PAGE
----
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"We have great athletes and we need to turn them into good rugby players," said Clever. "It is a shame that we don't have more guys playing overseas. We have guys wanting to go, wanting to improve their rugby and wanting to give back to the sport - guys that are not interested in the six-figure contracts, but want to play at the highest level and test themselves against the world's best. It's becoming harder and harder for US players to land those deals."

So what Clever is trying to do is to get teams in Europe to give honorary European status to American players the way they give it to players from Tonga, South Africa, Samoa and Fiji. Or, at least to have a second look at the various limits on non-local players held in various European rugby countries.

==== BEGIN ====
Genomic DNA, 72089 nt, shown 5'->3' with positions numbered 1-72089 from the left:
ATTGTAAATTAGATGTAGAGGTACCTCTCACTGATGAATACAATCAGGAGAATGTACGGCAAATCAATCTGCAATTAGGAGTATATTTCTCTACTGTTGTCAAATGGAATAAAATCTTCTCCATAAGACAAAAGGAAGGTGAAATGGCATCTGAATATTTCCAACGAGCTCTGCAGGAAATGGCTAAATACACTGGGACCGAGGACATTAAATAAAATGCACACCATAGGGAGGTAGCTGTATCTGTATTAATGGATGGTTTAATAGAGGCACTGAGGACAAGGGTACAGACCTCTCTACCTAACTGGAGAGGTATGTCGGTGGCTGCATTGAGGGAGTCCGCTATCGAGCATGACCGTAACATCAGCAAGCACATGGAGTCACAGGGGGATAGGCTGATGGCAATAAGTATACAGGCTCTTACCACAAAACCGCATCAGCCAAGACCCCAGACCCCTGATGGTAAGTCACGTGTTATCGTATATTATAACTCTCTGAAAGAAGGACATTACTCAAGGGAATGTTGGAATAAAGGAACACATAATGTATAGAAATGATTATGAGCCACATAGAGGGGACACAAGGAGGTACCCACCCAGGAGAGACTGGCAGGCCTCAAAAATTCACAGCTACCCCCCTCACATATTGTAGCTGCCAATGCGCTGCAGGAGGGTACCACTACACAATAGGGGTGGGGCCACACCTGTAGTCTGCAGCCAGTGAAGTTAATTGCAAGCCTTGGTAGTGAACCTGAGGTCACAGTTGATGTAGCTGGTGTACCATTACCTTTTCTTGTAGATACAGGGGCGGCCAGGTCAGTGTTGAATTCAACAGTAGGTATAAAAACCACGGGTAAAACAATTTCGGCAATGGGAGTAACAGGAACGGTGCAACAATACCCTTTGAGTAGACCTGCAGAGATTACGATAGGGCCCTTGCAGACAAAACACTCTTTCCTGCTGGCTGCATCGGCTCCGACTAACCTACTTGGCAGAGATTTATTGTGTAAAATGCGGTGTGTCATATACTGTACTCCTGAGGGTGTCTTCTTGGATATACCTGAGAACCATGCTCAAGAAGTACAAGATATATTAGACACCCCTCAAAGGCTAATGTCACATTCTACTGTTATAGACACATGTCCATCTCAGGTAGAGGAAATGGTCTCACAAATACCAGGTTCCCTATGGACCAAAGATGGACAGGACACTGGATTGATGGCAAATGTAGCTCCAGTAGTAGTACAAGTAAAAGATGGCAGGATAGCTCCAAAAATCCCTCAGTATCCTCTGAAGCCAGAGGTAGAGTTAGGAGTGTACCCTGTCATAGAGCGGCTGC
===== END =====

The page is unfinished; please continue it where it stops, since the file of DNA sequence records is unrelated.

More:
Currently American players are generally competing against Australians and New Zealanders for those limited foreigner places. Often the American might lose out - either on playing ability, or sometimes because the Australian or New Zealander is just more well-known.

It will be a tough road for anyone to travel to get the IRB or various pro leagues in Europe to change their tune. But Clever, perhaps the most recognizable American player, is going to try.